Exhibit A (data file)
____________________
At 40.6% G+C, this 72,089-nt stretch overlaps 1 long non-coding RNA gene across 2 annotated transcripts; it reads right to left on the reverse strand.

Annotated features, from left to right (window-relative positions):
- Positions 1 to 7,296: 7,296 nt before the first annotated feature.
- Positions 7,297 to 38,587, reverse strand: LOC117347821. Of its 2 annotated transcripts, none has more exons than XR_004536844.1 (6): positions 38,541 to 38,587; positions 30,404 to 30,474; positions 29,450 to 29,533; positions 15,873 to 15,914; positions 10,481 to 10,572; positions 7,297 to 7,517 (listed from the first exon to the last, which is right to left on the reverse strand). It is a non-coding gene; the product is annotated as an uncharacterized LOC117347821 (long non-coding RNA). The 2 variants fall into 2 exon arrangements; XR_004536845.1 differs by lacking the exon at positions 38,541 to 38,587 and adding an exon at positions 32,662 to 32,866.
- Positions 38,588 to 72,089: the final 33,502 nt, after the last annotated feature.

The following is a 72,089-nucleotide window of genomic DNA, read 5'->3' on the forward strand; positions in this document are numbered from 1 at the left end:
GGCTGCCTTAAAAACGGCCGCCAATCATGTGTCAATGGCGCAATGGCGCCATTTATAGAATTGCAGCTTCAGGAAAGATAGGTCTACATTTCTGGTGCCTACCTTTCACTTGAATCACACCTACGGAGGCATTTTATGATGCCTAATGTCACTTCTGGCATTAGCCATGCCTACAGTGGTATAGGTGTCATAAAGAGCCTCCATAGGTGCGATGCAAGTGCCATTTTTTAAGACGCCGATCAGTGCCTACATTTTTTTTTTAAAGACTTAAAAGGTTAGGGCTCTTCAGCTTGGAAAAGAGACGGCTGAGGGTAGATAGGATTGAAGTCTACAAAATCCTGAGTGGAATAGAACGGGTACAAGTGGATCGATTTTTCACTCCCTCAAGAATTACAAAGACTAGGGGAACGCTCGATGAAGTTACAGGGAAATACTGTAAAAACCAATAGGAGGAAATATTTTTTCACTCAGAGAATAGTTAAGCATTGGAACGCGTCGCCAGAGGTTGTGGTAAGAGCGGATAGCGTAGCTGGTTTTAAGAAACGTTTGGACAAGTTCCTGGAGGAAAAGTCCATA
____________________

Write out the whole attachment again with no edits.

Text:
At 40.6% G+C, this 72,089-nt stretch overlaps 1 long non-coding RNA gene across 2 annotated transcripts; it reads right to left on the reverse strand.

Annotated features, from left to right (window-relative positions):
- Positions 1 to 7,296: 7,296 nt before the first annotated feature.
- Positions 7,297 to 38,587, reverse strand: LOC117347821. Of its 2 annotated transcripts, none has more exons than XR_004536844.1 (6): positions 38,541 to 38,587; positions 30,404 to 30,474; positions 29,450 to 29,533; positions 15,873 to 15,914; positions 10,481 to 10,572; positions 7,297 to 7,517 (listed from the first exon to the last, which is right to left on the reverse strand). It is a non-coding gene; the product is annotated as an uncharacterized LOC117347821 (long non-coding RNA). The 2 variants fall into 2 exon arrangements; XR_004536845.1 differs by lacking the exon at positions 38,541 to 38,587 and adding an exon at positions 32,662 to 32,866.
- Positions 38,588 to 72,089: the final 33,502 nt, after the last annotated feature.

The following is a 72,089-nucleotide window of genomic DNA, read 5'->3' on the forward strand; positions in this document are numbered from 1 at the left end:
GGCTGCCTTAAAAACGGCCGCCAATCATGTGTCAATGGCGCAATGGCGCCATTTATAGAATTGCAGCTTCAGGAAAGATAGGTCTACATTTCTGGTGCCTACCTTTCACTTGAATCACACCTACGGAGGCATTTTATGATGCCTAATGTCACTTCTGGCATTAGCCATGCCTACAGTGGTATAGGTGTCATAAAGAGCCTCCATAGGTGCGATGCAAGTGCCATTTTTTAAGACGCCGATCAGTGCCTACATTTTTTTTTTAAAGACTTAAAAGGTTAGGGCTCTTCAGCTTGGAAAAGAGACGGCTGAGGGTAGATAGGATTGAAGTCTACAAAATCCTGAGTGGAATAGAACGGGTACAAGTGGATCGATTTTTCACTCCCTCAAGAATTACAAAGACTAGGGGAACGCTCGATGAAGTTACAGGGAAATACTGTAAAAACCAATAGGAGGAAATATTTTTTCACTCAGAGAATAGTTAAGCATTGGAACGCGTCGCCAGAGGTTGTGGTAAGAGCGGATAGCGTAGCTGGTTTTAAGAAACGTTTGGACAAGTTCCTGGAGGAAAAGTCCATA